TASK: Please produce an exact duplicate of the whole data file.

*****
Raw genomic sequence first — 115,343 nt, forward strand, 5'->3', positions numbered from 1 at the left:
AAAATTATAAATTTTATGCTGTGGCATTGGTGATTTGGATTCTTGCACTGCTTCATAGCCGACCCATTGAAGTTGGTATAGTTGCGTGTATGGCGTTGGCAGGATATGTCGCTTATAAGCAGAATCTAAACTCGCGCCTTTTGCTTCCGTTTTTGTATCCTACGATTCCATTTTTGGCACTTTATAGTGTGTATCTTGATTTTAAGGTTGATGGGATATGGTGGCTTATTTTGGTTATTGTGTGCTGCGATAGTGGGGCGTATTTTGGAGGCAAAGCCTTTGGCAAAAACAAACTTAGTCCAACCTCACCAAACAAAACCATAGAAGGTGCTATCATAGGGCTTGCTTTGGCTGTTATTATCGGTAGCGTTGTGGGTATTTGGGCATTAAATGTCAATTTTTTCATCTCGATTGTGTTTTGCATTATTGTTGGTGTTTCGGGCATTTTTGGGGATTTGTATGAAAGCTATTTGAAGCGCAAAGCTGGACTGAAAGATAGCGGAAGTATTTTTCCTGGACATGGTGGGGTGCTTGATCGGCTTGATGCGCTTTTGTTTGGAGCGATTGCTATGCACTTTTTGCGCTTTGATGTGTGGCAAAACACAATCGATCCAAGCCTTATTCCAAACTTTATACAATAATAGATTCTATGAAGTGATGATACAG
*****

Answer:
Raw genomic sequence first — 115,343 nt, forward strand, 5'->3', positions numbered from 1 at the left:
AAAATTATAAATTTTATGCTGTGGCATTGGTGATTTGGATTCTTGCACTGCTTCATAGCCGACCCATTGAAGTTGGTATAGTTGCGTGTATGGCGTTGGCAGGATATGTCGCTTATAAGCAGAATCTAAACTCGCGCCTTTTGCTTCCGTTTTTGTATCCTACGATTCCATTTTTGGCACTTTATAGTGTGTATCTTGATTTTAAGGTTGATGGGATATGGTGGCTTATTTTGGTTATTGTGTGCTGCGATAGTGGGGCGTATTTTGGAGGCAAAGCCTTTGGCAAAAACAAACTTAGTCCAACCTCACCAAACAAAACCATAGAAGGTGCTATCATAGGGCTTGCTTTGGCTGTTATTATCGGTAGCGTTGTGGGTATTTGGGCATTAAATGTCAATTTTTTCATCTCGATTGTGTTTTGCATTATTGTTGGTGTTTCGGGCATTTTTGGGGATTTGTATGAAAGCTATTTGAAGCGCAAAGCTGGACTGAAAGATAGCGGAAGTATTTTTCCTGGACATGGTGGGGTGCTTGATCGGCTTGATGCGCTTTTGTTTGGAGCGATTGCTATGCACTTTTTGCGCTTTGATGTGTGGCAAAACACAATCGATCCAAGCCTTATTCCAAACTTTATACAATAATAGATTCTATGAAGTGATGATACAG